by This Little Piggy » Sun Feb 01, 2015 2:14 pm
Giving Ryan Farr's recipes a closer look, I can't say that I'm encouraged to give them a try.
At first glance, it looks like a good thing that for all the ingredients, he gives dry measure amounts, weight in grams, and a percentage, which is very handy for scaling up a recipe. Only he doesn't seem to understand how the percentage system is most useful.
For professional breadbaker's, the total flour weight (since it's the heaviest) is taken as 100%, and then all the other ingredients are a lesser percentage of that (ie, the weight of the water is 60% to the flour's 100%, or 600 g per 1kg). Scaling up is easy; it's all about ratios; once you know how much you're increasing the flour, you apply the same multiple to everything else: 5kg of flour? multiply that by 0.6 and there's your water.
In Ryan Farr's book, he takes the total, final weight of the sausage mix (which he doesn't give you, except in very rough terms) as 100%. I'm sorry, but that's useless. When it comes to making sausage you usually start with a certain amount of meat that you have to work with. That's why a baker's percentage (taking this as 100% and scaling everything else to it) works. Knowing that the meat is supposed be 72% of the total recipe doesn't help you scale anything up.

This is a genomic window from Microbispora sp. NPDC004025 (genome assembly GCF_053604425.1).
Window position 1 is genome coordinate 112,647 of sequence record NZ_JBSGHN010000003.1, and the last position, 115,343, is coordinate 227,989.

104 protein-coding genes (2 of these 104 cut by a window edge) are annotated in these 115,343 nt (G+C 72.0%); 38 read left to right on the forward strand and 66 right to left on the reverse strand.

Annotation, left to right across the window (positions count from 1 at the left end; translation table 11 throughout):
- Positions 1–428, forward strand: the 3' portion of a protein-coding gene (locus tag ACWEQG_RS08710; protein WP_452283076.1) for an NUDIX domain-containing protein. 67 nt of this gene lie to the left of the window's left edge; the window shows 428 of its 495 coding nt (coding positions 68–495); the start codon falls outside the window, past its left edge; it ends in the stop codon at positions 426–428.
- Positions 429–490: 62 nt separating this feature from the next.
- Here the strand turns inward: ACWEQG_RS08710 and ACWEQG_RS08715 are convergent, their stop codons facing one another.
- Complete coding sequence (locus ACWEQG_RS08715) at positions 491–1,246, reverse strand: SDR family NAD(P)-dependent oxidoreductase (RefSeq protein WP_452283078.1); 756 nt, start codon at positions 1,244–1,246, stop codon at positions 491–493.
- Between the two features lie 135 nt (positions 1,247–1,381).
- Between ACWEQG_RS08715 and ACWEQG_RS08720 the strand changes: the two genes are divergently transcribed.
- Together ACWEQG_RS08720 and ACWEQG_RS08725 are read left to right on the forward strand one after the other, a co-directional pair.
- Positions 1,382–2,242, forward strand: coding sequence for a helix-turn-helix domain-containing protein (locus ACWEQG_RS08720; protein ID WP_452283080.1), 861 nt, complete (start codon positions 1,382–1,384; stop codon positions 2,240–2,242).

It's just as well, as the percentages he gives aren't accurate anyway. For his maple-bacon breakfast sausage on page 60, he calls for 42g of ice water (saying that's 2% of the total) and 84g of maple syrup (saying that's 6.15% of the total). Now, you don't have to have a calculator handy to realize that 84g is twice as much as 42g, but that 6.15% is a lot more than twice as much as 2%. The percentage for the ice water is off by more than 50%. While we're not talking about a lot of water, it is a huge percentage to be off and doesn't inspire confidence. Since all the percentages in the recipe do add up to 100, I don't know what happened to that 1.07% of water he's missing... It's as if the percentages have just been fudged in order to make them add up to 100, when that number is useless anyway.
"Nothing exceeds like excess."
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